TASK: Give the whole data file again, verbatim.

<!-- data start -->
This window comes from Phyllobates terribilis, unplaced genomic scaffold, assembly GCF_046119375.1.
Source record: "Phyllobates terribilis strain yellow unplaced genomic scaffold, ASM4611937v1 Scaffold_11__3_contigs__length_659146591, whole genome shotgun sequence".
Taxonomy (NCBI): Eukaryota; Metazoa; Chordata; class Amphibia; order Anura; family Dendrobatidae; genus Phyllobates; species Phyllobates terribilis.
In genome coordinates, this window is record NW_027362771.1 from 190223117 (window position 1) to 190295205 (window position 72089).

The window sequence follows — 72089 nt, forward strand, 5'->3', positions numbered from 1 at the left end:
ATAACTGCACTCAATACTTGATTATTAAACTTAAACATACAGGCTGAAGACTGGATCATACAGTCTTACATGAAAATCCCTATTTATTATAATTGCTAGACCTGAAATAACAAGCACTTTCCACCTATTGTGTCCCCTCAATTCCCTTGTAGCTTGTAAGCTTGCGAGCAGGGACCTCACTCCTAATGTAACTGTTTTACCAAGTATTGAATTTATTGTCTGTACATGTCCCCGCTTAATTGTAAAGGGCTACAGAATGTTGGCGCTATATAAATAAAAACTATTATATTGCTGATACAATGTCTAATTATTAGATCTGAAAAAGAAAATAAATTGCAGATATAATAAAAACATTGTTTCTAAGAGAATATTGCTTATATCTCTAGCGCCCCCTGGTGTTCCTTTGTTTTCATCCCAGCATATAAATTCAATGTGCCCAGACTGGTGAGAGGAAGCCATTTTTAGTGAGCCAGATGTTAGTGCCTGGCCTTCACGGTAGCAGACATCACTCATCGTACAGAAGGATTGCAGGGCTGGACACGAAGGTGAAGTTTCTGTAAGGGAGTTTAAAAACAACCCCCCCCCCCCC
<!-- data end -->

This window comes from Phyllobates terribilis, unplaced genomic scaffold, assembly GCF_046119375.1.
Source record: "Phyllobates terribilis strain yellow unplaced genomic scaffold, ASM4611937v1 Scaffold_11__3_contigs__length_659146591, whole genome shotgun sequence".
Taxonomy (NCBI): Eukaryota; Metazoa; Chordata; class Amphibia; order Anura; family Dendrobatidae; genus Phyllobates; species Phyllobates terribilis.
In genome coordinates, this window is record NW_027362771.1 from 190223117 (window position 1) to 190295205 (window position 72089).

The window sequence follows — 72089 nt, forward strand, 5'->3', positions numbered from 1 at the left end:
ATAACTGCACTCAATACTTGATTATTAAACTTAAACATACAGGCTGAAGACTGGATCATACAGTCTTACATGAAAATCCCTATTTATTATAATTGCTAGACCTGAAATAACAAGCACTTTCCACCTATTGTGTCCCCTCAATTCCCTTGTAGCTTGTAAGCTTGCGAGCAGGGACCTCACTCCTAATGTAACTGTTTTACCAAGTATTGAATTTATTGTCTGTACATGTCCCCGCTTAATTGTAAAGGGCTACAGAATGTTGGCGCTATATAAATAAAAACTATTATATTGCTGATACAATGTCTAATTATTAGATCTGAAAAAGAAAATAAATTGCAGATATAATAAAAACATTGTTTCTAAGAGAATATTGCTTATATCTCTAGCGCCCCCTGGTGTTCCTTTGTTTTCATCCCAGCATATAAATTCAATGTGCCCAGACTGGTGAGAGGAAGCCATTTTTAGTGAGCCAGATGTTAGTGCCTGGCCTTCACGGTAGCAGACATCACTCATCGTACAGAAGGATTGCAGGGCTGGACACGAAGGTGAAGTTTCTGTAAGGGAGTTTAAAAACAACCCCCCCCCCCCC